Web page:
today I will discuss the biggest reason I see Digital projects fail. This topic becomes even more important with the Customer Data Platform (CDP) projects raising everwhere.
It is such an investment in resources and can be such a game changer for your organization that failing it would probably have serious consequences for your organization.
So this time, I will tell you before you invest, the reasons I see that your project may not be successful.
1. No skills investment
The reason number one I see digital projects fail, and that would be even more relevant with a CDP, is the lack of skills or talent to work with such a tool in your organization. You need to have the maturity and talent for this project.
The reason for this may be partly because of the tool providers that sold the previous solutions. They made the life too easy.
An every day person can use Google Analytics or Adobe Analytics. A good business analyst doesn’t need specific skills to work with Adobe Analytics, but no one can argue that to take your game on the next level you need to understand the technical detail of the solution.
With a CDP the technical skills requirement is higher as you need to have data hosting knowledge and data structure / modeling mindset. The Data Analyst will need to become Data Architect and that doesn’t come overnight. Unfortunately the ease of usage of the tools has not prepared your organization for that change. You could use Adobe Experience Platform to do Data Science, but have you started exploring that path before that ? You can still learn it with the new tool but it is an expensive learning phase.
To be fair, I feel like Google may have prepared you better on that, saying that as I am a consultant on Adobe solutions, it may sound weird.
However, their “rough” solution requires you to learn SQL or some sort of code to take advantage of tools like Google Data Studio or BigQuery. Adobe may be the victime of their advanced UI possibility (Anaylsis Workspace is incredibly powerful) and solution here (Products & Merchandising are gems that hide the complexity of their data model).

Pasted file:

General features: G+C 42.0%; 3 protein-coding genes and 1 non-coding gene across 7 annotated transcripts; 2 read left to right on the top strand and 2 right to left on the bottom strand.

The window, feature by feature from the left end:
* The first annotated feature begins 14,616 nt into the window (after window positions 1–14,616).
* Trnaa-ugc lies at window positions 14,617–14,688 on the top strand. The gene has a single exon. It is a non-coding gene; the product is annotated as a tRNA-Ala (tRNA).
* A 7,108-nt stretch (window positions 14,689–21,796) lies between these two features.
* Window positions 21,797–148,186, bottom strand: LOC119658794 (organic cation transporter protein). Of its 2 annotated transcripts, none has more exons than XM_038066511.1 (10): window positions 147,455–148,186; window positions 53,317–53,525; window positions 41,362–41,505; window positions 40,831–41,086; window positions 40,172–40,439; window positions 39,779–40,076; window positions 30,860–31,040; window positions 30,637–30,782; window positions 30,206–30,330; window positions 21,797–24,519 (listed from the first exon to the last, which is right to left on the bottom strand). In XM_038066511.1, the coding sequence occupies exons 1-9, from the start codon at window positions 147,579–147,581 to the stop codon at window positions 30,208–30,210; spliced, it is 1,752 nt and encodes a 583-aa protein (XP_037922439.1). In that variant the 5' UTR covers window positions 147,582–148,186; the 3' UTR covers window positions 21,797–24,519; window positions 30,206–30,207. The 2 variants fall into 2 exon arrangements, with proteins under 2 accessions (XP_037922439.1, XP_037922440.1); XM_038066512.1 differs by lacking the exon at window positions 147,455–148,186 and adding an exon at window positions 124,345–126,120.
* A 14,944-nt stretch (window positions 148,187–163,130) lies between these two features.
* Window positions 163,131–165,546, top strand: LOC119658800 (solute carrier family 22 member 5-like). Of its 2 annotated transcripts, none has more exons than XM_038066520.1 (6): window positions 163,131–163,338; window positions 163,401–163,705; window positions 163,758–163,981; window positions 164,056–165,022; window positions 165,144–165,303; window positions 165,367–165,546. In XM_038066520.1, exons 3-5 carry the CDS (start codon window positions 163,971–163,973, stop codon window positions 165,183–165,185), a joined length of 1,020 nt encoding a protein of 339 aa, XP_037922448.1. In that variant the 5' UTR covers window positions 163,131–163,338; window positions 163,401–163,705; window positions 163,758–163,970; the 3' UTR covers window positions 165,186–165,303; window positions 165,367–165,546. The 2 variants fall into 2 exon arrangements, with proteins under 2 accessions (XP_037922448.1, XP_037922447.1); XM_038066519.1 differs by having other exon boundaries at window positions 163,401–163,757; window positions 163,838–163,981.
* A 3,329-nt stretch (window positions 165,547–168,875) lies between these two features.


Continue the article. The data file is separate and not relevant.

The second (and bigger) blame goes to the organizations themselves. The lack of investment on people is the most important reason for this lack of skills.
And you cannot buy your way out of this situation. At least, not without changing company culture on skill development.
I see so many companies that recognize a lack of talent in their org and then look for (a) new person(s) to fill that gap.
That requires lots of onboarding efforts and it is a bet that the person will be matching the companies culture and the expectation you have set on that position. It is a high risk and high reward situation…
Because this person has a tracked record of learning, he will probably not accept to stop learning if the culture doesn’t change on your end, so high probability to be temporary if you do not start to nurture the talents.
The longuest and more secure way to deal with that is to invest on the skills of your employees. Allowing them to develop skills that they want is beneficial for your organization (and for them). Their may be skills that you don’t need today but as they are the practice experts they probably know what they will require to go to the next level.
I see so many times a training being refused because “you don’t need that skill”. 2 years down the line, the employee is either somewhere else (and you need that skill) or still here and needs that skills urgently. Let the employee choose the important topic, he probably knows better than management what is required for his task. Of course, there may be a company direction that changes the request to a certain extend but at least consider it thoughtfully.
Now usually comes the explanation that if you train people they will leave for another company to get a better salary.
That can be true, but the problem when you don’t upgrade your employee skills is that you become less and less efficient and start to rely too much on external partners or be completely out of touch with the reality of the fields.
That is fine if your plan is to move the practicioners of your tool as Project Managers. But relying on external agencies or partners has its own challenges. One of which is the knowledge gain on project, see the documentation issue below.
2. Lack of documentation
Another big problem that comes with Digital Projects and that will participate on the failure of the project is the lack of documentation or knowledge transfer between the persons working on the project.
Oveerall, that could come from different reason and this is not easy to fix. It has to be a cultural thing or coming from above. However, that comes even more obvious as you have external partners in the project.
The old-world thinking is that knowledge is power, and you should keep power to yourself. I have seen that so many times in organization.
You want to know something and you are redirected to a single person that knows how that works. No Wiki page, no JIRA ticket, Confluence, nothing…